Lizi Patch’s new play Down to Zero is a smartly written relationship drama, unusual in that it centres the experience of a menopausal woman.
On the eve of her 50th birthday, Steph (Arabella Arnott) is being whisked off for a romantic getaway by her younger partner, Sam (Brian Lonsdale). But the trip exposes the fault-lines in their relationship, from Sam’s jealousy to Steph’s insecurity. When a thoughtless tweet brings a young woman Freya (Samantha Neale) into their lives, the barriers Steph has constructed to keep parts of herself separate begin to crumble.
Director Matt Jamie makes the most of his talented cast and captures the humour and empathy of the writing: there are some genuinely funny moments and plenty of sharp lines, enlivening a fairly pedestrian plot.
Arnott’s character is the most richly written, and she is particularly good at capturing the swirl of often conflicting menopausal emotions, portraying a woman who feels as though her life has slipped beyond her control. Lonsdale brings a pleasing warmth and vulnerability to his role, while Neale’s mix of spiky fragility and steeliness fleshes out a character that feels a little too convenient a catalyst. All are well-served by Molly Barrett’s versatile design, which uses Alphabetti’s compact space well.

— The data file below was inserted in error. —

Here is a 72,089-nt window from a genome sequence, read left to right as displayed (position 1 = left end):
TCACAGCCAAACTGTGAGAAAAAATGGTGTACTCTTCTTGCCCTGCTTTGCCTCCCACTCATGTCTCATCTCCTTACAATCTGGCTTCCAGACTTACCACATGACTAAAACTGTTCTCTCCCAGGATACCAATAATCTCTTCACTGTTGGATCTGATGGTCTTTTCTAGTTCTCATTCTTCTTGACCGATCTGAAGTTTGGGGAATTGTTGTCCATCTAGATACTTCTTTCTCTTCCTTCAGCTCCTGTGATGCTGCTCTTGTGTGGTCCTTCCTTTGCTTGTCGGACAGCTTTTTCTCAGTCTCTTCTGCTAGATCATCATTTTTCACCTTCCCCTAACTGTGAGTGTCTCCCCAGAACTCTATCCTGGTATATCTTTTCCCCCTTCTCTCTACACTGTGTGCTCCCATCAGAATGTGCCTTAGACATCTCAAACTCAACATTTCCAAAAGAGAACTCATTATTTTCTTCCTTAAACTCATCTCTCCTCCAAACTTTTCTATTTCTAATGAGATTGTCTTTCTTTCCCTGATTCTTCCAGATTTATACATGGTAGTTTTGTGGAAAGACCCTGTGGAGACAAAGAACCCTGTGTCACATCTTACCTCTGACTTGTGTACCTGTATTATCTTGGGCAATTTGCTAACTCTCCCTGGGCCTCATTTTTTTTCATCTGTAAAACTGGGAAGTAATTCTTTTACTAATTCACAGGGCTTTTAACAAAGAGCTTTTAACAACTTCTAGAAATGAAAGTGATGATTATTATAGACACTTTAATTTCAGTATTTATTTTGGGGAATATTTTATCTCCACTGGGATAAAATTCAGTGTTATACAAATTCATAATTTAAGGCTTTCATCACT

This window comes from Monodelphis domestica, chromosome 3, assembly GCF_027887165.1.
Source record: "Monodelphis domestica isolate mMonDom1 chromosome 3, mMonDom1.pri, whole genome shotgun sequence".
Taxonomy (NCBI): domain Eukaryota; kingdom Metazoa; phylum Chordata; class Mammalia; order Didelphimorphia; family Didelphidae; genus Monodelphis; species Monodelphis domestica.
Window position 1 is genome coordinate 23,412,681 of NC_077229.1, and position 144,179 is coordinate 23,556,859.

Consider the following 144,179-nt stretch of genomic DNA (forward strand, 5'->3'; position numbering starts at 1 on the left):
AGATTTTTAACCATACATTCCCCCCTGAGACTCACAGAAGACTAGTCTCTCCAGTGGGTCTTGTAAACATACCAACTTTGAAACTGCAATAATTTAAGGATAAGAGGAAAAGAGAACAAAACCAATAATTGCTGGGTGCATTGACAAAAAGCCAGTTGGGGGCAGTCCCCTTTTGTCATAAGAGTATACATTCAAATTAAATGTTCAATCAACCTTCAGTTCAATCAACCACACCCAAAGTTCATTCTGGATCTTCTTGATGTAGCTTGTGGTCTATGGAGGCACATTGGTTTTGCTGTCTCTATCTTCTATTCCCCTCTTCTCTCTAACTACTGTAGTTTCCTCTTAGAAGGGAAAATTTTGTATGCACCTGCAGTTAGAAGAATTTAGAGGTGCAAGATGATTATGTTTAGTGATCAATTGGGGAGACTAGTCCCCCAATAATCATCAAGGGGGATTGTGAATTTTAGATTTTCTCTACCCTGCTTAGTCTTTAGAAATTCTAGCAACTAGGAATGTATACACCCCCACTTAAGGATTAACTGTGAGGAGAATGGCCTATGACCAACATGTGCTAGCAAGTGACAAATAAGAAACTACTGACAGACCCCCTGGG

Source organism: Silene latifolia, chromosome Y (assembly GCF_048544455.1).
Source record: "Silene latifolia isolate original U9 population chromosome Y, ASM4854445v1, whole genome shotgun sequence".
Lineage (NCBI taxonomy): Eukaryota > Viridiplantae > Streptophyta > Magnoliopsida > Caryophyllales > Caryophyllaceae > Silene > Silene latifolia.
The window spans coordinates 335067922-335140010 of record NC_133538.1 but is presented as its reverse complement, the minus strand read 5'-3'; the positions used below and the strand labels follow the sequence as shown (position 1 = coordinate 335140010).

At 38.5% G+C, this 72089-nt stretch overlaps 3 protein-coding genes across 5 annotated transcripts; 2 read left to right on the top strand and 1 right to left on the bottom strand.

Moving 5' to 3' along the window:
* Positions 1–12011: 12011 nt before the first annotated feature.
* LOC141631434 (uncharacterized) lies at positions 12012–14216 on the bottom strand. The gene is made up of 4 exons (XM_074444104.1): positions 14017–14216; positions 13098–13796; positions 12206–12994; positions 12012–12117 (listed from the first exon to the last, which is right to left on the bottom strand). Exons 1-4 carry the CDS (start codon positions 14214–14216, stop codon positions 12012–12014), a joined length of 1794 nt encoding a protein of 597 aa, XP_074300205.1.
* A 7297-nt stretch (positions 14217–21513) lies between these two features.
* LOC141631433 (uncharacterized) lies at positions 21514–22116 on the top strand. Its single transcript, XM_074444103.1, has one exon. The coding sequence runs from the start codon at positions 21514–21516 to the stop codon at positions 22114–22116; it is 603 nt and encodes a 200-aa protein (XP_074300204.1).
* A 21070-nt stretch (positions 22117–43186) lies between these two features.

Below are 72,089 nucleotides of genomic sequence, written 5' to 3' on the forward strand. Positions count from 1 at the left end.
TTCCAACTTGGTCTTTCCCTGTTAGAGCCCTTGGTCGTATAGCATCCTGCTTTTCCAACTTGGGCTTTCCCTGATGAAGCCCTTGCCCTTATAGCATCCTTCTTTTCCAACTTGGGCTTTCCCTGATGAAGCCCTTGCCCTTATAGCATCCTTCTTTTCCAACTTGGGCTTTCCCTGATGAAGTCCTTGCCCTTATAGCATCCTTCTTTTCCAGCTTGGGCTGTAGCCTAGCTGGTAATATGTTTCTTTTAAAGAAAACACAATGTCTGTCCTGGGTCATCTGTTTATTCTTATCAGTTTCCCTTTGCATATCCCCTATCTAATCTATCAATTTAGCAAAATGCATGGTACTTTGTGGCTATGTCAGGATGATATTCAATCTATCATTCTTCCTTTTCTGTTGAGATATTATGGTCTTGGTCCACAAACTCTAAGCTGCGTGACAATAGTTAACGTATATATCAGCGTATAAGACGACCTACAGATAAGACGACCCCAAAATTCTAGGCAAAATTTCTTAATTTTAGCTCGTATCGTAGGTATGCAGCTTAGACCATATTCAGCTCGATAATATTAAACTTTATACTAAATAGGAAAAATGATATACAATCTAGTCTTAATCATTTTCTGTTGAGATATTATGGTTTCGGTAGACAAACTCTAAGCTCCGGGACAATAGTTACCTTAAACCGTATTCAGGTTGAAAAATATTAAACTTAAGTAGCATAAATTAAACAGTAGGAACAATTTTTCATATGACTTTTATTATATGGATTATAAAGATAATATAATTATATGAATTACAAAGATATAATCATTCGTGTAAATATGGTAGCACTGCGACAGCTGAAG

The main show is followed by commissioned response pieces. Poet Degna Stone’s monologue Probably is a sharply written mediation on age, race and fear, while Beccy Owen’s Fanny Magnet is a warmly funny look at the secret symptoms of menopause. Other performers will follow throughout the run.